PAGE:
30 August 2013 As the situation in Syria continues to rapidly evolve, United Nations Secretary-General Ban Ki-moon cut short an official visit in Europe to return to the world body’s New York Headquarters for a series of consultations with Member States today, while UN inspectors are wrapping up their initial investigation into the possible use of chemical weapons in the war-torn country.
UN Spokesperson Martin Nesirky told reporters that Mr. Ban returned to New York last night “with precisely with the aim of reaching out to Member States and he started that…just a short while ago with the permanent members of the Security Council,” China, France, Russia the United Kingdom and the United States.
Meanwhile, the inspection team led by Swedish scientist Dr. Åke Sellström today visited a military government hospital in Damascus. Since arriving in Syria on 18 August, the team has visited the affected sites, as well as field hospitals, interviewed victims and doctors, and collected biomedical samples. The sites visited include the location of an alleged 21 August attack in the Ghouta area outside Damascus, where more than 300 civilians were reportedly killed.
“They are now packing up, they will be leaving Damascus and leaving Syria tomorrow,” Mr. Nesirky told reporters. The team is heading to The Hague, the headquarters of the Organization for the Prohibition of Chemical Weapon (OPCW), which is assisting the probe, along with the UN World Health Organization (WHO).
The samples will be taken for analysis in designated laboratories in Europe. While the spokesperson did not specify which laboratories, he did note that none are located in countries represented by the permanent Security Council members.
“Dr. Sellstrom’s team is doing its utmost to expedite the process of analysis, but while keeping this in mind, they also have to keep in mind something else which is the need for rigorous attention to maintaining the integrity of the process, in other words, the scientific side of this process,” Mr. Nesirky stressed.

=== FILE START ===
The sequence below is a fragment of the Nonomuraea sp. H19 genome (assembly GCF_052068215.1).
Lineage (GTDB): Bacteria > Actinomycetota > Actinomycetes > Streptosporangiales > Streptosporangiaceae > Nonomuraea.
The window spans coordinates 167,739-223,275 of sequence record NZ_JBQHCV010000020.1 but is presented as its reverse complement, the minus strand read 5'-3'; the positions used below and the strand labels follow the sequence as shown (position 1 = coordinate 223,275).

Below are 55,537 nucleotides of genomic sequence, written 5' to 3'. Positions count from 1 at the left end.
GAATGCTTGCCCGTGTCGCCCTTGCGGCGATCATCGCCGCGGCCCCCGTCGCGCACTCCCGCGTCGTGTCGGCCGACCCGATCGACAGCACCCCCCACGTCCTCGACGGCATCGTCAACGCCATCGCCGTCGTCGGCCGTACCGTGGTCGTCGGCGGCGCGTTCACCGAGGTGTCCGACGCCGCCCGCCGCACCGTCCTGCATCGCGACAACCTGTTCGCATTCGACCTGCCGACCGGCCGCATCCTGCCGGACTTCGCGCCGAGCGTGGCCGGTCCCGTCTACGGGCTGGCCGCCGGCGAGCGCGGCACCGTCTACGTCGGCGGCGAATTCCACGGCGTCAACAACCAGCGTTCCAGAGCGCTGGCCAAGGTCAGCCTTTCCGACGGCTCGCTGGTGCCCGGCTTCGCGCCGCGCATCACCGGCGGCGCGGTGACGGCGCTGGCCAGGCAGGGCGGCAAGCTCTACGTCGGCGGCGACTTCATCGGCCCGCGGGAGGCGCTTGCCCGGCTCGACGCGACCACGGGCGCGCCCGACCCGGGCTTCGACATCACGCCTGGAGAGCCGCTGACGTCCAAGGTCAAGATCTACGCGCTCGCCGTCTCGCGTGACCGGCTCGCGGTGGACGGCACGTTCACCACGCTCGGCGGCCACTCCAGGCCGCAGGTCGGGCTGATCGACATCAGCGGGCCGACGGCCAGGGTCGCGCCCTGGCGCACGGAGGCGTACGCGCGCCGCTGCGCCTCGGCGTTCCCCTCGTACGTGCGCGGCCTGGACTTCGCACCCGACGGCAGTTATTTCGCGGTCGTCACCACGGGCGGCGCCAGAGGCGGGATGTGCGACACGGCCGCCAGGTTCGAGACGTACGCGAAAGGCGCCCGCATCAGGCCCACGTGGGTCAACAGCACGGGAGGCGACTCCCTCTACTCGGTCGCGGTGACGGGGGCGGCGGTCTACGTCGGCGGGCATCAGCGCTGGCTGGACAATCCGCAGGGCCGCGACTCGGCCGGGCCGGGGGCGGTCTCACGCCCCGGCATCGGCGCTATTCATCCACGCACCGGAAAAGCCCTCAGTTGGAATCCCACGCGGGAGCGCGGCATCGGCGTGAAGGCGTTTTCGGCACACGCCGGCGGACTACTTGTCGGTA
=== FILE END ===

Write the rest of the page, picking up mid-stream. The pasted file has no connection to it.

Dr. Sellström, as the team leader, will remain in Europe to oversee the analysis. He will also be in close contact with Mr. Ban to brief him on the progress.
“We have to be very clear here that before the mission can draw any conclusions about this incident, the evaluation of all available information including the laboratory analysis of all samples must be completed,” Mr. Nesirky stressed.
He added that the mission “will proceed to complete its fact-finding activities of all pending, credible allegations” and would return to investigate the three initial incidents.
Once analysis of the samples is completed, a report will be given to Mr. Ban who will share the results with all Member States, and the Security Council.
Responding to questions, Mr. Nesirky said that as of now, there was no timeline on when that final report would be completed and passed on to the Secretary-General. “The focus is on completing that analysis of the event from the 21st of August, and everybody concerned, including the Syrian authorities, agreed that his should be a priority,” he said reiterating that the team would return to Syria to complete its inspection of other sites.
Mr. Ban is due to meet tomorrow in New York with UN High Representative for Disarmament Affairs Angela Kane, who had been in Damascus meeting with the Syrian Government to facilitate access for the team of inspectors. She is expected to brief the UN chief on the work of the mission and the way ahead.
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